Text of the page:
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Horoloscopy and Uncertainty

Let's begin with that first word in the title of this post: horoloscopy. As far as I know, I made it up. It is a riff on the term "dactyloscopy," which is not a term I made up. Dactyloscopy is the study of fingerprints in order to establish identity. Most of us are familiar with this practice from crime movies and stories. A detective "lifts a print" off a crime scene, sends it to "the lab" and a "match" in some database of known fingerprints reveals the identity of a person of interest.

An AI generated image of a watch with a fingerprint on the dial.
So what do I mean by this made up term "horoloscopy"? Well, since I made it up, I guess I get to define it. No, it's not an unpleasant procedure recommended for your watch when it hits 50 years of age (sorry, couldn't resist). Instead, I'd define horoloscopy as the study of minute wrist watch characteristics in order to establish the identity of a wristwatch. Now, I want to be clear here, I'm not talking about a process used to establish that a wristwatch is genuine. We already have a term for that: authentication. I'm talking about a process used in an attempt to establish that one watch is exactly the same as another watch (or perhaps one watch component is exactly the same as another watch component).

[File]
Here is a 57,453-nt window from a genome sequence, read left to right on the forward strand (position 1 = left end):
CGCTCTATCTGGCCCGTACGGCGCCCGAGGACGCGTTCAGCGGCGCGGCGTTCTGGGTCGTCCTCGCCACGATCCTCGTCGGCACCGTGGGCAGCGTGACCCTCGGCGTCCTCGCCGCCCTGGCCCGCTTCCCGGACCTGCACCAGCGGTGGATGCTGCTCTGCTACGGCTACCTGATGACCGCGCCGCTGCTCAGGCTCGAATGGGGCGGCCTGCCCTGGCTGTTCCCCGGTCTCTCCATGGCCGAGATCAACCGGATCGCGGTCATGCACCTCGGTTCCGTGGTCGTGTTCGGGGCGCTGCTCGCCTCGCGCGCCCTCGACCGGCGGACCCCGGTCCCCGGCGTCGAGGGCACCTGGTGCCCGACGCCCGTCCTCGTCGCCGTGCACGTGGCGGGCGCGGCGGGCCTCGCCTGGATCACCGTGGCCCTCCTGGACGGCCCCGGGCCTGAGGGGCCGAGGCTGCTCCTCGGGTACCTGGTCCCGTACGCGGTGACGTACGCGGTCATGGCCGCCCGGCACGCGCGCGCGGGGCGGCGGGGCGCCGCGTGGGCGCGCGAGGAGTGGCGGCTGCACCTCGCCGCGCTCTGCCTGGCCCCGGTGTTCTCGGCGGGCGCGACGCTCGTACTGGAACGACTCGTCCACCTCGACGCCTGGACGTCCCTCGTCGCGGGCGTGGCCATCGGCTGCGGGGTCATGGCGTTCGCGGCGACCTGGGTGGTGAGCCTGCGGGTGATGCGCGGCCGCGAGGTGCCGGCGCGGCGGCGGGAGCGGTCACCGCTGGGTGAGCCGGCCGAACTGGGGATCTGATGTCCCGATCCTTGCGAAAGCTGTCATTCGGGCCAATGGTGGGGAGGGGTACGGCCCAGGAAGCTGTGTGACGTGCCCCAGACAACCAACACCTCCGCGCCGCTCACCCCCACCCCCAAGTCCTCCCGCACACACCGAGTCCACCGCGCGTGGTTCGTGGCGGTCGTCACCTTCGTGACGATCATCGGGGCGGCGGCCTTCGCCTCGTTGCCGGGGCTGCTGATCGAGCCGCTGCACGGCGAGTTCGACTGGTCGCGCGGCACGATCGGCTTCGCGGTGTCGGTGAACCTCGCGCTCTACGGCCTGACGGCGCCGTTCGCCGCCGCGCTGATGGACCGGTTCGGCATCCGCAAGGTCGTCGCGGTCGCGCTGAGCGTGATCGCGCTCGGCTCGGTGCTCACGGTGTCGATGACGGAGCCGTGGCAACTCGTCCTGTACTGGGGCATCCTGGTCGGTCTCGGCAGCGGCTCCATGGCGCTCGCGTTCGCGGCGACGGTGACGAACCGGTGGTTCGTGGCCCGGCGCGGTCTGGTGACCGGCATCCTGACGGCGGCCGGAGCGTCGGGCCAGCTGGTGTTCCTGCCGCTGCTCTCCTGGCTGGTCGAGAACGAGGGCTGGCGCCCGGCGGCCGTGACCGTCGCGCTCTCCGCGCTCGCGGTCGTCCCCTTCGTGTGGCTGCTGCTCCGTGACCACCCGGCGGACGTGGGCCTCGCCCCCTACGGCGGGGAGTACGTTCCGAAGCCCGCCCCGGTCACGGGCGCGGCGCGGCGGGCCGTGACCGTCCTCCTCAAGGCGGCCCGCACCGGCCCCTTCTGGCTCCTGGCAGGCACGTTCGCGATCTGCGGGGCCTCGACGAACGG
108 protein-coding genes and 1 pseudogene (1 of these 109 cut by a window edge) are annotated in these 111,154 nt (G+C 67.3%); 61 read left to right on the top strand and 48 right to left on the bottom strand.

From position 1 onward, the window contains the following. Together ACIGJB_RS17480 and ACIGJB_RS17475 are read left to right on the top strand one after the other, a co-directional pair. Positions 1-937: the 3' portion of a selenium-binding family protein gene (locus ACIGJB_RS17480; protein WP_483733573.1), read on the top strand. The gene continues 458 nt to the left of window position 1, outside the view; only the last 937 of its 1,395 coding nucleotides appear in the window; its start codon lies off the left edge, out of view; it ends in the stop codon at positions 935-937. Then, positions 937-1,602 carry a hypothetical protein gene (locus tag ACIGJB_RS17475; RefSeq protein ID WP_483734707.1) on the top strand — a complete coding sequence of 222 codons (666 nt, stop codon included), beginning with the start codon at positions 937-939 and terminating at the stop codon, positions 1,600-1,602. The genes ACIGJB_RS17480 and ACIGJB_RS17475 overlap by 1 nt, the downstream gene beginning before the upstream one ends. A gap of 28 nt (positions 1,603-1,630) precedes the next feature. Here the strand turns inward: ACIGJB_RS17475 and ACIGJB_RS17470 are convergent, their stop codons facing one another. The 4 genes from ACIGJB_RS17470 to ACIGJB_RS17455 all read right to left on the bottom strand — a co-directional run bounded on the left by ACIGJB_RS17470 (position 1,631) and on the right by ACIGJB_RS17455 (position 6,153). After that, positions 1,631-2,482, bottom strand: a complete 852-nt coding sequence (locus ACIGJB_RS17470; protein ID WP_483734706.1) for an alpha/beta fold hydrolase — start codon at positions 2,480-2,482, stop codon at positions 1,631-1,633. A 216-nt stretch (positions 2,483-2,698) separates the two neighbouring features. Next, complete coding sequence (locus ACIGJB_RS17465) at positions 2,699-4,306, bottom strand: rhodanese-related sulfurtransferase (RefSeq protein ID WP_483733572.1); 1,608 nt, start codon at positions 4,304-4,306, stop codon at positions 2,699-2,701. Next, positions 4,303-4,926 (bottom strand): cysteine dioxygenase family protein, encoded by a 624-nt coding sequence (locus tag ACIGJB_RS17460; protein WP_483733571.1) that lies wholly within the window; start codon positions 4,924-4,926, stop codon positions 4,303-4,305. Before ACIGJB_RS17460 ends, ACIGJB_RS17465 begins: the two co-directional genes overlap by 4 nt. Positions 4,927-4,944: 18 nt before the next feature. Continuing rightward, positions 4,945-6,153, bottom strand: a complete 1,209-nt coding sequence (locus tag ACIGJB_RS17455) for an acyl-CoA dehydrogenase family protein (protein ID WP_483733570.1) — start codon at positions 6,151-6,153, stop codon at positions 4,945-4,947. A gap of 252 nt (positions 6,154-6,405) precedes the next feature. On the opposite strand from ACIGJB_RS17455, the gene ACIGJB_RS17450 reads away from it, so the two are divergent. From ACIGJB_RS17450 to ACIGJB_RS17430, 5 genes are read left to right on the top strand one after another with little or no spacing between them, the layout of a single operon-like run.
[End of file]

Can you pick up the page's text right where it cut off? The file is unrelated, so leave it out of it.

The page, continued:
To me, the unsurpassed master of horoloscopy is a man known as Jose Pereztroika (you can find him on Instagram using the handle @perezcope). I'm a big fan of his blog, Perezcope. There, Jose has surfaced some really important facts about the history of watch brands. He also presents compelling evidence tracing watches and / or watch parts through auction history. Jose's assessment of particular auction listings is always fascinating and, honestly, extremely important.

However, we really should start from a position of skepticism when it comes to auction lots and blog posts (including this one!). As I've read Jose's pictures and naratives presenting points of similarities across photos of watch dials, movements or other components, I've always had a bit of lingering doubt about methodology. Do we really know that matching blemishes shared across watch parts truly establishes the uniqueness / identity of those parts? How do we know this?

Here, I'll make the case that the reliability of horoloscopy is largely unknown when it comes to establishing the identity (uniqueness) of a particular watch part or an entire watch. Now, I could be wrong. It could be the case that 8 visually similar flaws across watches means that there is 1 in one gazoogalmillion (another made up term) chance the two are not the same watch. But, I think we need to acknowledge that there probably is a fair bit of uncertainty when it comes to horoloscopy as a method.

I was pretty shocked to learn that fingerprint matching, which is quite analogous to horoloscopy, has its doubters. According to an article in the Smithsonian magazine, as recently as 1991 a judge in the United States stopped accepting fingerprints as evidence of identity. The same article notes that at least 23 individuals have been wrongly connected to crime scene fingerprints. It does seem, though, that arches and whorls have been reliable elements that establish identity, although we don't have a great sense for exactly how rare fingerprinting errors might be according to this 2011 article.